This was at the backyard party that Alyce threw for us in Minneapolis. Big shout of love to Alyce for all she did for us (this was just a small part of it). Love you, Alyce, and also honorable mention to her roommate John (I think ?) and Max. Fun time.
Would you enter the abyss?
I understood this day of paddling was going to be a 25 mile day, which, with my early start was not a big deal, so I dawdled and took lots of pics. Then as the day progressed I noticed via SPOT tracker that Dale and John, who left before us and were traveling faster, were laying serious tracks. They ended up doing 38 miles that day. Yikes! I paddled into dark trying to keep up, and that included going though this lock at dusk. It was about 9 pm when this pic was taken.
A morning-after shot of my camp location that night. It was the first night I camped alone. Two different people had recommended I do so sometime during the trip, and this was my trial by fire. At 10:30 I was paddling along a quiet but very dark and desolate stretch of river, searching for a campsite via google maps on my phone – satellite view. Everywhere around me was solid woodland, and I knew that would mean mosquitos galore. Then I saw a stretch of shoreline with what looked to be a field about 20 yards inland. I hoped this might mean a breezier area and fewer bugs. So, pulled in, pitched tent and cooked dinner. Not long after I crawled into my sleeping bag, around midnight, the rain started – and it lasted until dusk the next day. I slept great that night.
After paddling into a rainy headwind for about five hours the next day, I smelled french fries cooking. Up on the bluff to my left was a tavern, so I made a beeline. They were open, so I holed-up inside for a few hours to dry out, eat, and charge up electronics.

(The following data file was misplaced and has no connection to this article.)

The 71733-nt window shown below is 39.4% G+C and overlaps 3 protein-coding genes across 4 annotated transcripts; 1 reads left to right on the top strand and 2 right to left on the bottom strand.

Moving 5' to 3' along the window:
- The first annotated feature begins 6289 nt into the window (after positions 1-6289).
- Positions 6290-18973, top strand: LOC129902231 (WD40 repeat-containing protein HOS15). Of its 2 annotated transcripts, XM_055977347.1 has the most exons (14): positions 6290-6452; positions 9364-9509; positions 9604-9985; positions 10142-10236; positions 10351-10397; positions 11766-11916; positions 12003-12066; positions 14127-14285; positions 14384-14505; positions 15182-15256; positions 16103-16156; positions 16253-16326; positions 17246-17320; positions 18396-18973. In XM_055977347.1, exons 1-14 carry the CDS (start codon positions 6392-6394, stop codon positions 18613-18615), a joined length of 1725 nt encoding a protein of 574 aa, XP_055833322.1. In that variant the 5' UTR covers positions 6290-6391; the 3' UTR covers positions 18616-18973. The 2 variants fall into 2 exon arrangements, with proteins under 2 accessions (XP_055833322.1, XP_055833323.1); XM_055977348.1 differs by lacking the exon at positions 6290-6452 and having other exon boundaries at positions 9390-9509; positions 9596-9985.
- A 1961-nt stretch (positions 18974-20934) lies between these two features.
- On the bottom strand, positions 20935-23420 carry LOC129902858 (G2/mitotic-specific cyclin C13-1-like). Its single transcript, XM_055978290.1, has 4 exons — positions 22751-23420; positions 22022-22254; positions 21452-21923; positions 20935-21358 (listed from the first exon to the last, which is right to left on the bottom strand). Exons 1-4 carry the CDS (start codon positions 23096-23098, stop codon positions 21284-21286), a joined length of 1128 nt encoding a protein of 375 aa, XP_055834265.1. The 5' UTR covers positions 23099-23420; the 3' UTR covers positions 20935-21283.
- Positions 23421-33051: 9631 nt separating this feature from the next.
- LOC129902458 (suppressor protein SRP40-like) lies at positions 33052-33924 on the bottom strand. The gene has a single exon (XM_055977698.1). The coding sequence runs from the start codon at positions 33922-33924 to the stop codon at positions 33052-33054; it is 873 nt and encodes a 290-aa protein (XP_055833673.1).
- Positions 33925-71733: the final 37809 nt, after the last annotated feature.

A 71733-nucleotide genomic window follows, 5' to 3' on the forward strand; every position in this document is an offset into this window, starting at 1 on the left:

View of the river from the warm coziness of the Nauti Hawg. I went back out and paddled from about 6 pm until 9 pm to get to Red Wing. The wind and rain and choppy water had all diminished considerably for that final leg. The wind tends to abate in the evenings.
While at the Nauti Hawg I also checked google maps and located a campsite in Red Wing. Calling ahead I pled my case: I’d be coming in late and wet, did they have someplace with a roof over it where I could pitch my tent? They did, and this was it.
Was feeling weary around this time. Several long days of wet and cold, headwinds and hard paddling were taking their toll on my arms and hands. Over the coming two weeks my paddling stroke improved (i.e.: became more efficient – more shoulder motion, less arm) but at this point things were grim. That’s when you break out the Cadbury’s Fruit and Nut bar.
Lake Pepin is beautiful. It’s a big natural lake (which is rare in that most of the lakes we’d been through were man-made), probably a mile or three wide and twenty miles long. The bad news is that the wind was mostly against us – not good for paddling, but good for sailing. This is on the lee side of the lake (wind-sheltered side).
One both sides of the lake, and in fact on both sides of the river, are railroad tracks. Trains pass frequently on both sides, many pulling these tanker cars – presumably carrying crude from the Bakken Fields in North Dakota. Rant alert! The scariest moments of the whole trip for me, have been when I was camped by the water (and thus also by the train tracks) and hear trains pass close to me in the night – sometimes only 30 yards away. There is no perfectly safe way to transport oil, but it seems that new pipelines would be safer than rolling these through myriad towns in our heartland. Already in recent years, dozens of people have died in the US and Canada from derailments.